DETROIT -- Change is coming to the Tigers, as general manager Al Avila warned in September.
But change isn't here yet.
:: 2015 Year in Review | 2016 Outlook ::
At some point, 2017 will be the year of change for the Tigers. It could come early, if the club finds some late-offseason trades that it likes. It could come in July if Detroit falls out of contention, setting up some big names to be dealt at the Trade Deadline. At the latest, it will come next offseason, when J.D. Martinez, Ian Kinsler, Justin Upton, Aníbal Sánchez, Mike Pelfrey and Mark Lowe all could become free agents, reducing the team's payroll through attrition.
Until change arrives, the Tigers remain a win-now team. So in all likelihood, this will be the last go-round for the team as it's constructed. Here are a handful of question that could determine the team's fate:
1. What can Michael Fulmer do for an encore?
Fulmer won the American League Rookie of the Year Award in 2016 on the strength of a dominant early-summer roll, but he also posted a 3.94 ERA after the All-Star break. A lot of the damage came from three particularly tough starts out of 13 appearances, but more than fatigue, Fulmer saw opponents adjust to his game and force him to lean on his secondary pitches. Expect that challenge to be heightened now that teams have an abundance of both scouting reports and video on him. It'll be up to Fulmer to make the adjustments in response, arguably a bigger challenge than the innings workload he faced in his first season.
2. Can Jordan Zimmermann stay healthy?
Part of the reason the Tigers leaned on Fulmer so heavily at times last year was the absence of Zimmermann, who pitched just 9 2/3 innings over the final three months due to neck and back issues. With four more years left on the free-agent contract he signed last fall, Zimmermann isn't going anywhere. With Sanchez and Pelfrey both struggling, the Tigers need a return on their investment in Zimmermann, whose resurgence would allow Fulmer, Daniel Norris and Matt Boyd to mature under a little less pressure.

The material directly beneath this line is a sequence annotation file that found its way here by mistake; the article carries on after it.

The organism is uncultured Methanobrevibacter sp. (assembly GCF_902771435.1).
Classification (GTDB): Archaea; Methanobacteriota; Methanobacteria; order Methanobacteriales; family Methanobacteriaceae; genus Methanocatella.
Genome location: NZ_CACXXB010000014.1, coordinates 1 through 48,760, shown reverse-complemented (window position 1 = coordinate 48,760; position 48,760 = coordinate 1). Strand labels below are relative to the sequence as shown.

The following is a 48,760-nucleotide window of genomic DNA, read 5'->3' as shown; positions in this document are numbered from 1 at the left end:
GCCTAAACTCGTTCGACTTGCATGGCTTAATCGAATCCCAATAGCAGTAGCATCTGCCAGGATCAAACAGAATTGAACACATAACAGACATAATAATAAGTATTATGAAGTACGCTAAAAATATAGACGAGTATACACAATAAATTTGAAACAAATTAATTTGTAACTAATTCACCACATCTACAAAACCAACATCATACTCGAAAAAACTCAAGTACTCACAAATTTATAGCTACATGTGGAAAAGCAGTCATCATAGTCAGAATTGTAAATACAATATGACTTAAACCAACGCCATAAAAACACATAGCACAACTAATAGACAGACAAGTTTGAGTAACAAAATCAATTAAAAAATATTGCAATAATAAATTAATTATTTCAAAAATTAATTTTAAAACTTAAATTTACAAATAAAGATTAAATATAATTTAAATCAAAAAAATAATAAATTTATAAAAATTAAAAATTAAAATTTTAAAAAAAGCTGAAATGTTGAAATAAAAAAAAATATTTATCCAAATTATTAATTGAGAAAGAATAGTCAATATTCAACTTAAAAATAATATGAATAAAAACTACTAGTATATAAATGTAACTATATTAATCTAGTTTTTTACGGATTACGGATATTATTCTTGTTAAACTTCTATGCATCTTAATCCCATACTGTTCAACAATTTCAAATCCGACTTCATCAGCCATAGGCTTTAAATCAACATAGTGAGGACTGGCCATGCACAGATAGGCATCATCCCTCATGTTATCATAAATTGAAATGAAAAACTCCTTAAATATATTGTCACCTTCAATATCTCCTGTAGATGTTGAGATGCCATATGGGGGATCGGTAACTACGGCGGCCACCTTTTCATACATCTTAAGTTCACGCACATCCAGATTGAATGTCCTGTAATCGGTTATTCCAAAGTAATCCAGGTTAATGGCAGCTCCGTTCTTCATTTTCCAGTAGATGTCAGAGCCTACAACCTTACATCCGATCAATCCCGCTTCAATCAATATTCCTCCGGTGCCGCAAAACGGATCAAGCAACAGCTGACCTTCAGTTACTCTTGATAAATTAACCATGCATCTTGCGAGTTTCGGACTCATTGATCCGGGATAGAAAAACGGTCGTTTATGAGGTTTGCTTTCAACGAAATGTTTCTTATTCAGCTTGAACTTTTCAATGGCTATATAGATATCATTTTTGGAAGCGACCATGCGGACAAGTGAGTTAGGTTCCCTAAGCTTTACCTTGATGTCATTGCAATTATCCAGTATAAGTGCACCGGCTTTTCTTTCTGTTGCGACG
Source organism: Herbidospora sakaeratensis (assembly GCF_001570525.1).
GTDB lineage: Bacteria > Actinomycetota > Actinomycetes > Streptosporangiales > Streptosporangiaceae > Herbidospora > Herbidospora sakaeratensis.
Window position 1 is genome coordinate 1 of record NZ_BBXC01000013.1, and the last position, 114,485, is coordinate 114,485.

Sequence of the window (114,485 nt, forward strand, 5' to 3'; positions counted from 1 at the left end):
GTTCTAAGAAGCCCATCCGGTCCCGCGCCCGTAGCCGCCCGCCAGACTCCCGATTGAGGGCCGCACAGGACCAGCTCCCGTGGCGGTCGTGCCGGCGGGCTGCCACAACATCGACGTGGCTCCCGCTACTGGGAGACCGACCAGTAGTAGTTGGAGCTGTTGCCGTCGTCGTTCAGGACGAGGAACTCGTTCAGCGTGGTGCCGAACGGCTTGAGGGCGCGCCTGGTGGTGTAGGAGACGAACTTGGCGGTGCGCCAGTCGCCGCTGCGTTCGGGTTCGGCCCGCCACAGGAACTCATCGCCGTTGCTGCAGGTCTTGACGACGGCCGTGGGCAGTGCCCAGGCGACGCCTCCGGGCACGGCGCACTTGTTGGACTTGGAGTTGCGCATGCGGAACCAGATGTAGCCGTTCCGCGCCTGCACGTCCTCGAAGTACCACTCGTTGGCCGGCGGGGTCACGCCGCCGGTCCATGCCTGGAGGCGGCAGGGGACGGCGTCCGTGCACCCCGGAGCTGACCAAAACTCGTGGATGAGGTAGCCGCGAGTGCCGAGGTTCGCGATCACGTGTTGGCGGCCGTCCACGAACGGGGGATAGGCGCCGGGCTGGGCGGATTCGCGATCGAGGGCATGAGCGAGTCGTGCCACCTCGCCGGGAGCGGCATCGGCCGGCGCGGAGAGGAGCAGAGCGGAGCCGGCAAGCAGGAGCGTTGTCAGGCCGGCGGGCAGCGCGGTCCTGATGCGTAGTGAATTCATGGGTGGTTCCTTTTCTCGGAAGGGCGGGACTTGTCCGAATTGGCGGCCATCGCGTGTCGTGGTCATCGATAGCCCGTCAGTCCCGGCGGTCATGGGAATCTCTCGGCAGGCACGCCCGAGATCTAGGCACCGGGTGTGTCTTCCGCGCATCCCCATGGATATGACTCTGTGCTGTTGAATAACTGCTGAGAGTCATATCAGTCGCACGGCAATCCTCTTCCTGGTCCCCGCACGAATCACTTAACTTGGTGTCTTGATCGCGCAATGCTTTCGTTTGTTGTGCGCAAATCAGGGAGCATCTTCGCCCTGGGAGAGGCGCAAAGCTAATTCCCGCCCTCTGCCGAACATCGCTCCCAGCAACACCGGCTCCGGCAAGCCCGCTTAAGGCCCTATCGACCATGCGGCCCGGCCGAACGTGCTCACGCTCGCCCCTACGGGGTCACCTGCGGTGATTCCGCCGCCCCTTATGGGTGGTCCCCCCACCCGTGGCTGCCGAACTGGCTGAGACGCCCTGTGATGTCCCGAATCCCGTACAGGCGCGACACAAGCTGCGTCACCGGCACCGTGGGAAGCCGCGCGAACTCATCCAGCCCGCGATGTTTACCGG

3. What impact will Lloyd McClendon have as hitting coach?
The Tigers and manager Brad Ausmus went back to McClendon, Detroit's hitting coach under former manager Jim Leyland from 2007-14, to replace Wally Joyner, who stepped down in October. McClendon's familiarity with Miguel Cabrera and Victor Martinez from his previous tenure is a huge factor, but he'll also be tasked with seeking more consistency from Upton and Nick Castellanos, more confidence from James McCann and more plate discipline up and down the lineup. The Tigers had a feast-or-famine offense for much of last season, and not just against front-line pitchers, which arguably cost them a playoff spot.
4. When does the next batch of prospects arrive?
While Avila looks to ward off the aging process on the roster, he'll have a chance to infuse some youth in stages in 2017. Slugging outfielder Steven Moya and infielder Dixon Machado are out of Minor League options. JaCoby Jones could further the transition if he can win the center-field job, either out of Spring Training or early in the season. Top outfield prospect Christin Stewart, one of the best power hitters in any farm system, could knock on the door by year's end if he has a strong season at Double-A Erie. Then there's closer of the future in Joe Jimenez, who some thought could've helped the Tigers last September but who will get the chance to hone his slider to complement his power fastball at Triple-A Toledo.
5. Who, if anyone, gets traded?
The Tigers improved their chances to contend without doing a thing at the Winter Meetings, watching the White Sox rebuild and the Royals trade Wade Davis. If nothing changes, Detroit has the best chance of challenging Cleveland if the Indians suffer a World Series hangover. But how much patience will management exercise if the Tigers get off to another slow start, especially with Martinez and Kinsler among those nearing free agency?